FCC fines Sandwich Isles and its founder $50 million for fraud

In Featured News by Wireless Estimator

No matter what FCC Chairman Ajit Pai's Resse's chocolate tea leaves read, it will be unlikely that the U.S. Treasury will recoup any of the

No matter what FCC Chairman Ajit Pai’s Resse’s chocolate tea leaves read, it will be unlikely that the U.S. Treasury will recoup any of the almost $50 million fine from Albert Hee for violating the U.S. Universal Service Fund rules. The agency has received a judgment in the amount of $138,557,635 against Sandwich Isles Communications, founded by Hee. It was the exclusive carrier receiving support to deploy and maintain communications networks servicing residents living on Hawaiian Homelands.

The Federal Communications Commission has fined Sandwich Isles Communications, Waimana Enterprises, and Albert S.N. Hee of Hawaii $49,598,488 for violations of Universal Service Fund program rules that resulted in millions of dollars in improper payments.  The agency issued the Notice of Apparent Liability in 2016.

However, the fine might be more emblematic than enforceable against Hee, 67, who appears to be indigent after being released from federal prison on September 19, 2019, after serving  a 46-month prison sentence after being convicted on six counts of criminal tax fraud and one count of impeding an investigation of the Internal Revenue Service.

The FCC’s fines levied against Hee will have to wait until Hee pays $442,493 in fines he owes following his conviction.

On February 18, 2020 an amended judgment was provided to the United States of America in the amount of $138,557,635 against Sandwich Isles Communications and the U.S. will be proceeding with a judicial sale of assets.

In January 2019, Hee sued in a counterclaim agaist the DoJ and FCC for more than $50 million for slander from FCC officials, including Chairman Ajit Pai, while in their scope of their employment. Pai had said that Hee “apparently used the company as his family’s personal piggy bank.”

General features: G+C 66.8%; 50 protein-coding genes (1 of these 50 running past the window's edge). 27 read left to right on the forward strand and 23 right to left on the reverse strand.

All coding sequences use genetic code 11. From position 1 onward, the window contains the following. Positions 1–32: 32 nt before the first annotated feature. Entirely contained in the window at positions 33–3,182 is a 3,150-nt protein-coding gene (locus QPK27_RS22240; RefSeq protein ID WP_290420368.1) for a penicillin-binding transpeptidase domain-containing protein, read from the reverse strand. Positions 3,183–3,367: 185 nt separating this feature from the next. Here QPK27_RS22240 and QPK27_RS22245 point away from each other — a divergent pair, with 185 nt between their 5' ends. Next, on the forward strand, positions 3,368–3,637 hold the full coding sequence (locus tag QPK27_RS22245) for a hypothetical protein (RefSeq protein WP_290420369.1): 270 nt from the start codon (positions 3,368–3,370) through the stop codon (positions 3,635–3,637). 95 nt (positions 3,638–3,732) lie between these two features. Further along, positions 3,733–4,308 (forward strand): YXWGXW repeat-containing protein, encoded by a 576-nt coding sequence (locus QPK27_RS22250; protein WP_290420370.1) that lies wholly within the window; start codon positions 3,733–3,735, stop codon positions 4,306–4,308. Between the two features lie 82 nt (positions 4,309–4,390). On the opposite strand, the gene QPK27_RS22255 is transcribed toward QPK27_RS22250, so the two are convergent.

In August 2019, the U.S. District Court for the District of Hawaii dismissed the claims.

In their statement announcing the $50 million fine, the FCC said, “Sandwich Isles was the designated carrier receiving support to deploy and maintain communications networks serving Americans living on the Hawaiian Homelands through the Fund’s High-Cost program, which is designed to ensure that consumers in rural and other high-cost areas have access to modern communications networks.”

They said that Hee used his control of Sandwich Isles, Waimana, and other affiliated companies to tap corporate funds to pay for more than $4 million in personal expenses benefitting himself and his family, including personal massages, personal travel and meals, tuition payments for Hee’s children, a vehicle and home for Hee’s children, and salaries and benefits paid to Hee’s wife and children while they did not actually perform any work for Waimana.  Sandwich Isles also used Universal Service support to pay Waimana inflated rent and management fees as well as unjustified bonuses to Hee.

In 2015, Hee was convicted of criminal tax fraud and sentenced to nearly five years in federal prison.  On December 5, 2016, the Commission eliminated Sandwich Isles’ ability to receive additional support from the Fund, took action to recover $27 million in improper payments Sandwich Isles had received, and proposed a $49,598,448 fine against Sandwich Isles, Waimana Enterprises, and Hee for its apparent violations of High-Cost program rules.

The Commission found Sandwich Isles apparently liable for the following violations: (1) filing inaccurate data in its annual cost studies; (2) falsely certifying the accuracy of the data contained within the cost studies; (3) misclassifying costs relating to its cable and wire facilities; (4) overstating the costs related to the lease of abandoned water mains; and (5) failing to keep its accounts, records, and memoranda as prescribed by the Commission’s rules.

The forfeiture order finds that Sandwich Isles, Waimana, and Hee are jointly and severally liable for the full proposed penalty of $49,598,448.

The Commission’s federal High-Cost universal support program allows eligible carriers that serve high-cost areas to recover some of their costs from the Fund to help defray the costs of building and maintaining telecommunications plant to service rural and high-cost areas.

“Given the core importance of this program to serving America’s broadband needs, the Commission has an ongoing obligation to ensure that universal service funds are used properly, and to protect the Universal Service Fund from waste, fraud, and abuse,” the FCC said in a statement.